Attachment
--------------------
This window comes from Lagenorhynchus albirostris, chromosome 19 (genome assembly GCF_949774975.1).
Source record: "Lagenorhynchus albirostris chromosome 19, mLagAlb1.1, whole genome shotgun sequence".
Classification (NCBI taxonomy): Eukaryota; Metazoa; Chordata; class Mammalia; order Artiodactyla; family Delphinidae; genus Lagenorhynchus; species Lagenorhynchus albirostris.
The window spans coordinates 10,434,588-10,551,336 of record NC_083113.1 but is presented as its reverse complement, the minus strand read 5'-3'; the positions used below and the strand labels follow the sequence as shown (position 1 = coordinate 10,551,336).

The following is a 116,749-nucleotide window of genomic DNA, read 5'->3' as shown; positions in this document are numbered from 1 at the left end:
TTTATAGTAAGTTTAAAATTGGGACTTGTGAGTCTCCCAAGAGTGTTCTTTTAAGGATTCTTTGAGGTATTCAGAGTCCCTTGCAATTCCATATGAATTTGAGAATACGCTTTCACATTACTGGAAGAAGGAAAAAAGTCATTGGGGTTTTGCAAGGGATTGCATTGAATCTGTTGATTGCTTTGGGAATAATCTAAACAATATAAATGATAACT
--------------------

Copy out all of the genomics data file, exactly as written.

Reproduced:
This window comes from Lagenorhynchus albirostris, chromosome 19 (genome assembly GCF_949774975.1).
Source record: "Lagenorhynchus albirostris chromosome 19, mLagAlb1.1, whole genome shotgun sequence".
Classification (NCBI taxonomy): Eukaryota; Metazoa; Chordata; class Mammalia; order Artiodactyla; family Delphinidae; genus Lagenorhynchus; species Lagenorhynchus albirostris.
The window spans coordinates 10,434,588-10,551,336 of record NC_083113.1 but is presented as its reverse complement, the minus strand read 5'-3'; the positions used below and the strand labels follow the sequence as shown (position 1 = coordinate 10,551,336).

The following is a 116,749-nucleotide window of genomic DNA, read 5'->3' as shown; positions in this document are numbered from 1 at the left end:
TTTATAGTAAGTTTAAAATTGGGACTTGTGAGTCTCCCAAGAGTGTTCTTTTAAGGATTCTTTGAGGTATTCAGAGTCCCTTGCAATTCCATATGAATTTGAGAATACGCTTTCACATTACTGGAAGAAGGAAAAAAGTCATTGGGGTTTTGCAAGGGATTGCATTGAATCTGTTGATTGCTTTGGGAATAATCTAAACAATATAAATGATAACT